I had to kind of alter the way I interact with people from these itty bitty towns. I had to mind my pleases and thank yous. When I bumped into someone, I had to train myself to apologize… every. single. time. And I had to learn a round-about way of telling people things that I normally come out and say. Apparently it’s bad form to straight-talk with people in tiny towns. They get a little offended.
Anyway, the point that I’m making is, small town people interact differently than people from grossly populated cities. But it’s a survival thing. They are so polite because they’re going to interact with those 2000 people for the rest of their life. I’ve probably had 2000 people I’ve referred to as friend at some point in my life and I might still speak to about 12 of them.
These titans of the restaurant industry are among the last national chains that don’t offer nutritional information on their dishes. Even after years of badgering their representatives, we still hear the same old excuses: it’s too pricey, it’s too time-consuming, it’s impossible to do accurately because their food is so fresh, or we have too much variety. Our response is simple: If nearly every other chain restaurant in the country can do it, then why can’t they?”
Interesting article. Looking at Outback alone, the fact that they offer a Gluten Free menu and this extremely vague “nutritional information” page makes it quite obvious that their reasons for failing to provide this info are bogus.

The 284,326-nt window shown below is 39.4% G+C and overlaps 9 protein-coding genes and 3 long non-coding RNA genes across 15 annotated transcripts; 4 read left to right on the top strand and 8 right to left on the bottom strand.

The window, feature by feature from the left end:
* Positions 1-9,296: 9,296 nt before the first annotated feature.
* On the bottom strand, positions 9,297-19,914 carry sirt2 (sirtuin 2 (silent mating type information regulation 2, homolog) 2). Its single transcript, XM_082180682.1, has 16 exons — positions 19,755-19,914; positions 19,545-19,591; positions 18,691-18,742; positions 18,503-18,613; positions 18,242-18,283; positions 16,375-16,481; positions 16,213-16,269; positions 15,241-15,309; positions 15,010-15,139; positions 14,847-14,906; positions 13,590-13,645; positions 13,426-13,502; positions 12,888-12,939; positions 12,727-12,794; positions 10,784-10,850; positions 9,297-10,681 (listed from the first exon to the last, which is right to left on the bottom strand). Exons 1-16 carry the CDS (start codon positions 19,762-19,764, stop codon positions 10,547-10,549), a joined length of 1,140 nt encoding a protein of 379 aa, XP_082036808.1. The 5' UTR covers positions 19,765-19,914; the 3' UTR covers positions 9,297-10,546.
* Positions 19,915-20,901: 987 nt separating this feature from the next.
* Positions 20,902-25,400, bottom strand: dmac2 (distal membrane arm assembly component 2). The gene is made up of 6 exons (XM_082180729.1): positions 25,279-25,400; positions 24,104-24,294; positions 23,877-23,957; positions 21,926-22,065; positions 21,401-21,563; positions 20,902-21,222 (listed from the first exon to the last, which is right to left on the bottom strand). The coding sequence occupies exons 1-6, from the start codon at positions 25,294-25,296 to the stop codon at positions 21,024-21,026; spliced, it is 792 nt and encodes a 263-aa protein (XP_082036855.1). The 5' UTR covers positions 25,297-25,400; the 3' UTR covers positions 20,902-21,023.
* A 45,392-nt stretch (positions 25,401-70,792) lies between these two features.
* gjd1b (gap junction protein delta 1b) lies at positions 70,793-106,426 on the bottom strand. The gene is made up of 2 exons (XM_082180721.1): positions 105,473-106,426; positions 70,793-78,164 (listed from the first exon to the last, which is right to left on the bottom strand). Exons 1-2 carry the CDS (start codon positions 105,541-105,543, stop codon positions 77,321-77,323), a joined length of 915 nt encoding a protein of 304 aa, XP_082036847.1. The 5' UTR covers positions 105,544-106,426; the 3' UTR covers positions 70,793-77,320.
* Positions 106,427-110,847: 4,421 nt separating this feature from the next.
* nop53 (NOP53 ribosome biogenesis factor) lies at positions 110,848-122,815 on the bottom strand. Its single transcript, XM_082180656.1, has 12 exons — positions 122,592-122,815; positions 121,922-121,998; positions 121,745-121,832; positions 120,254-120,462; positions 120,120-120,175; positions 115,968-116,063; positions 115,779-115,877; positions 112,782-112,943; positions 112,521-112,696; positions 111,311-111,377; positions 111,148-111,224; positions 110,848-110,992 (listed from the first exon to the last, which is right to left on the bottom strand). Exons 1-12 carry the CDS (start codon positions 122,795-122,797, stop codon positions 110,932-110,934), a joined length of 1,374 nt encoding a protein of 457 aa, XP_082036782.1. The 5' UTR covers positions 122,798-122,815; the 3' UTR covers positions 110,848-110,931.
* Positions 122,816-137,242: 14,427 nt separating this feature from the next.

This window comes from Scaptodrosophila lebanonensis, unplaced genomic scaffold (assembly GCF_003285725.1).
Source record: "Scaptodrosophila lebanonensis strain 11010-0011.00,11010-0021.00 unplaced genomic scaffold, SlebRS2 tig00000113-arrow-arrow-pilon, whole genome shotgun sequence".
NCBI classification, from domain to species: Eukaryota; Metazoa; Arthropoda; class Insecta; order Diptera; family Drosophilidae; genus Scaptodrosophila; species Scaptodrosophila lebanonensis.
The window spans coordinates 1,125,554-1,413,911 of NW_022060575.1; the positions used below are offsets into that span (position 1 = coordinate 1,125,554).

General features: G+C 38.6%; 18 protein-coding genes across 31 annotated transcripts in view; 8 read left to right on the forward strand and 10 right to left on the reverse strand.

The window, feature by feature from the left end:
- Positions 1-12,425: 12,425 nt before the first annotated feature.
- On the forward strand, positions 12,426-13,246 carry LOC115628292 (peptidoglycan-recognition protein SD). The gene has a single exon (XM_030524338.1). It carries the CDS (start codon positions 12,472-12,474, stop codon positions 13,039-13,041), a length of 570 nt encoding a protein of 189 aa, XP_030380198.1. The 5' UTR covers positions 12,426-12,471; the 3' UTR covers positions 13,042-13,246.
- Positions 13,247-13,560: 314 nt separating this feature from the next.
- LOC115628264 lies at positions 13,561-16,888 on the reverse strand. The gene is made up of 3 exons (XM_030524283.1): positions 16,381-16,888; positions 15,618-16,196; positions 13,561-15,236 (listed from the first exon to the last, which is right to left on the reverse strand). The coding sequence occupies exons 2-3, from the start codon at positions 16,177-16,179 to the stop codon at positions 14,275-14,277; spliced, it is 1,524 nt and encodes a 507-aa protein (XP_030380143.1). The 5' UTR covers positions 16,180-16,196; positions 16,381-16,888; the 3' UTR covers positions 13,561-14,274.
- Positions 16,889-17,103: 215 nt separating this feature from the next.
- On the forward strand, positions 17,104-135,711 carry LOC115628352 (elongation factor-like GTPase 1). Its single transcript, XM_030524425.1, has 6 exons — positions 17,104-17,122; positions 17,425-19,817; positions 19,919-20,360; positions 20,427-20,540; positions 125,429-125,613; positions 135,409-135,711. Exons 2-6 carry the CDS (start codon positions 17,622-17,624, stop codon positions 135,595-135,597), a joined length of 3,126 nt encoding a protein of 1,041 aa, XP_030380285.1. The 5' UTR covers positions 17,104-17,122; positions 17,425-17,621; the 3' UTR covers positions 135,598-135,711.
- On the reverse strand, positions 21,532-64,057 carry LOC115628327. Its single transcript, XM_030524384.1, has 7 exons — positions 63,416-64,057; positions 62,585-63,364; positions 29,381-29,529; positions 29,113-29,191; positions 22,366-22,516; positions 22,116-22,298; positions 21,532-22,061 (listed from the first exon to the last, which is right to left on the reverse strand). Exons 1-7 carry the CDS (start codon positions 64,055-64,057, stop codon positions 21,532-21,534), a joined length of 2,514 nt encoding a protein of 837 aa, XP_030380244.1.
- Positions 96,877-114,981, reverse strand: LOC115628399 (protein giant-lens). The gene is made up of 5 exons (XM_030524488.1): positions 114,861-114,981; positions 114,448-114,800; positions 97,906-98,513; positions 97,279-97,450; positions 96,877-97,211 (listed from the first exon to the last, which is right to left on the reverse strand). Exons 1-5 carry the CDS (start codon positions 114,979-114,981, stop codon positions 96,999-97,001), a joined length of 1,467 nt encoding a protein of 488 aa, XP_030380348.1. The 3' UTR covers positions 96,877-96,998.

I’m laughing at the fact that Outback has a gluten-free menu. They know that steak is… naturally gluten-free, right? And I know some IHOP devotees, so I won’t speak to that, but I will say that I think Applebee’s is the nastiest waste of money ever. See my rant on crappy chains if you want to know why I hate most of them.
The two trade associations that represent health insurance companies declared in no uncertain terms their opposition to creating a new, government-run health benefits program, in a letter delivered to the top Democratic and Republican senators on the Finance and Health, Education, Labor and Pensions (HELP) committees Tuesday.
My take is, if the insurance companies are pissed off about it, it must be good.
A couple of days ago I wrote about CSA’s and eating local, sustainable produce for a reasonable seasonal subscription price.
I didn’t know that the USDA and other government food people are all about supporting CSA’s. I thought it was purely grassroots.
Evidently, there are some people in Washington that realize sustaining communities as individuals rather than trying to provide food to tons of people from remote locations is far more financially responsible. It’s also much more fun and exciting to get suprise veggies!
Anyway, if you want to learn more about CSA’s, click the link to the usda.gov page about them.
I have pretty much stopped buying shit at big stores.
Either buy things at local shops, or I buy online.
I don’t have a functional car anymore, and I am far too busy to spend an entire day on the shitty public transit here in louisville going to a mall or some fuckery like that.
Plus, I really don’t even enjoy going to the mall anymore. It’s so forced, and I feel really gross. Most of the people in the mall kind of hate my presence anyway… and there’s only one shop in the malls here that I even like, which would be forever 21… but most of their stuff is too small for my currently not size 8 ass.